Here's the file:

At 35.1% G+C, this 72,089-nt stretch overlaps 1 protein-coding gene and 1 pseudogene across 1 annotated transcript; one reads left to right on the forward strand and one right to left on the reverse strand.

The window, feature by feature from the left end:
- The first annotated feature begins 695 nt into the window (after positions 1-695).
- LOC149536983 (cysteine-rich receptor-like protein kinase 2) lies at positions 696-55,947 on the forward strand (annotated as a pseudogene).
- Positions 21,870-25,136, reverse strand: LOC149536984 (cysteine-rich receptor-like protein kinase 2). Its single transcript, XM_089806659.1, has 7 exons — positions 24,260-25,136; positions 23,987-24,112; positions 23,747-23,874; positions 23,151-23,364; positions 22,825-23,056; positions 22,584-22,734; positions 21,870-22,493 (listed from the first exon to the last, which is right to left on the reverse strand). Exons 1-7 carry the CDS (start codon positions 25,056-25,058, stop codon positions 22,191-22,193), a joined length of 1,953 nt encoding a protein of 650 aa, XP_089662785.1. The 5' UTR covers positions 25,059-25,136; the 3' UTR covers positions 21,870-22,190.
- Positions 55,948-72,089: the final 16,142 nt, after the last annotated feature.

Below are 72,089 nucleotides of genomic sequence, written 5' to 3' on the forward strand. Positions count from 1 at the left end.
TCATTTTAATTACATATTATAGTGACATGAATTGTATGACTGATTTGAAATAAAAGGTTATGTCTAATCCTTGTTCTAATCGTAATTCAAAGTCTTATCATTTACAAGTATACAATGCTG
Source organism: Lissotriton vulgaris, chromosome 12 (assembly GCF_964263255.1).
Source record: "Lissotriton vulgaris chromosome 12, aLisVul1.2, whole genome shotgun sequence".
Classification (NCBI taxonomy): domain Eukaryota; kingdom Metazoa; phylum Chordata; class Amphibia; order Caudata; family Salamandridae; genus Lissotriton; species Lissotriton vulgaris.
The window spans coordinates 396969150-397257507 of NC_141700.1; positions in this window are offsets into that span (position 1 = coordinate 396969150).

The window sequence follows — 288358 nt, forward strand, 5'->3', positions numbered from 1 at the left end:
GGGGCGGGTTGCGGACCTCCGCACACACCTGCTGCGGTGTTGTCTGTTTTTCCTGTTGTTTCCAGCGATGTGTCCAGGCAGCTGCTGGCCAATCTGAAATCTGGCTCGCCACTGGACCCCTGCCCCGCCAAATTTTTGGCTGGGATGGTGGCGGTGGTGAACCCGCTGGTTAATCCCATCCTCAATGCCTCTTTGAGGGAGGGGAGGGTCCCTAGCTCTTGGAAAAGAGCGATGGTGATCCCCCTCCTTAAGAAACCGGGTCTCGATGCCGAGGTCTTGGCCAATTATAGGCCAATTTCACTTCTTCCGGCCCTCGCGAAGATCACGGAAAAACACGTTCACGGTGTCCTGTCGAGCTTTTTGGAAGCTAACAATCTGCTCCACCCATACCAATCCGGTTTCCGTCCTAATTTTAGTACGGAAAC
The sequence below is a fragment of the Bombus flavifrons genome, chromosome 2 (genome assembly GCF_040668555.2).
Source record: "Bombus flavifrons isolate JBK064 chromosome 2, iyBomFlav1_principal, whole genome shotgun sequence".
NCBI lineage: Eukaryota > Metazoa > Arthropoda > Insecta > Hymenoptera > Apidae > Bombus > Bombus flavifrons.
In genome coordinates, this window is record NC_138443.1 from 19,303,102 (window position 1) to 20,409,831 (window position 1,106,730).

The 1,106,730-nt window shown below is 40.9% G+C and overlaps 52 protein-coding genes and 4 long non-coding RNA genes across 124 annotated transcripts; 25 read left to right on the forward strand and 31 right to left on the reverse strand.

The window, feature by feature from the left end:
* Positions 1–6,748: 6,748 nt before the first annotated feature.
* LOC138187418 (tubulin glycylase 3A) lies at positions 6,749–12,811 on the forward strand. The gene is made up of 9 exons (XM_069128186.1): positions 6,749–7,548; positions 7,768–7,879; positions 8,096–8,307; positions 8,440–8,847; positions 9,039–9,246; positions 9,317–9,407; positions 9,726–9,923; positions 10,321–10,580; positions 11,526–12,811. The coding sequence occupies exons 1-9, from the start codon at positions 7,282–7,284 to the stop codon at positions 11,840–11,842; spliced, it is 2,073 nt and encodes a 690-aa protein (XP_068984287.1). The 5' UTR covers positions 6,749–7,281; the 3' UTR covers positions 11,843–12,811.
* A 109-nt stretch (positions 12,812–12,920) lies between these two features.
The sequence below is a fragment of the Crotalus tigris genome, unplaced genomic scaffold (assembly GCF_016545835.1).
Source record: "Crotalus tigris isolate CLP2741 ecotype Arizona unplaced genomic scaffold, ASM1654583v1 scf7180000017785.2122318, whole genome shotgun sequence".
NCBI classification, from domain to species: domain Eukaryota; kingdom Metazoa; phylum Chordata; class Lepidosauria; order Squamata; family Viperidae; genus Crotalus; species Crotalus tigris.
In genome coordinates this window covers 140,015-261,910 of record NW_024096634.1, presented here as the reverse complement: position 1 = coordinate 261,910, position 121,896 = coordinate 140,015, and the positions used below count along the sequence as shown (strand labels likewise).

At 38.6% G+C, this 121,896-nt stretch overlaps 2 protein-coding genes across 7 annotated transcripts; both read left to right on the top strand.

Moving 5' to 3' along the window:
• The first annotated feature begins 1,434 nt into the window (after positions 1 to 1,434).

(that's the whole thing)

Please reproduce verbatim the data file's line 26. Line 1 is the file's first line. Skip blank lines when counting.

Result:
NCBI classification, from domain to species: domain Eukaryota; kingdom Metazoa; phylum Chordata; class Lepidosauria; order Squamata; family Viperidae; genus Crotalus; species Crotalus tigris.